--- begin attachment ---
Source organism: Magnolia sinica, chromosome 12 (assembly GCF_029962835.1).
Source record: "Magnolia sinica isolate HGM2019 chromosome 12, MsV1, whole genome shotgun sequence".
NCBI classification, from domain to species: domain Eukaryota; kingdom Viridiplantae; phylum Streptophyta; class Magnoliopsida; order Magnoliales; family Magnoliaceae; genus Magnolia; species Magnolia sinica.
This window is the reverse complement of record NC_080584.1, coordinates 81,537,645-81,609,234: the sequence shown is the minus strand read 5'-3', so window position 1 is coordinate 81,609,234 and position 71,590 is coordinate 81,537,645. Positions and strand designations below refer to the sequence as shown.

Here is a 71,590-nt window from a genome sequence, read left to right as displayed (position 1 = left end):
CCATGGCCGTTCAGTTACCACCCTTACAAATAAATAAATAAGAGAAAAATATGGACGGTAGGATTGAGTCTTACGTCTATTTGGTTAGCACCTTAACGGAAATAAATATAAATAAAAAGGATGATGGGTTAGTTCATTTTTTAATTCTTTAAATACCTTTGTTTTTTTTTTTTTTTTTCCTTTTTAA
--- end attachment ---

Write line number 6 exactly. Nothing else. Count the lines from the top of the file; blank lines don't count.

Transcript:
CCATGGCCGTTCAGTTACCACCCTTACAAATAAATAAATAAGAGAAAAATATGGACGGTAGGATTGAGTCTTACGTCTATTTGGTTAGCACCTTAACGGAAATAAATATAAATAAAAAGGATGATGGGTTAGTTCATTTTTTAATTCTTTAAATACCTTTGTTTTTTTTTTTTTTTTTCCTTTTTAA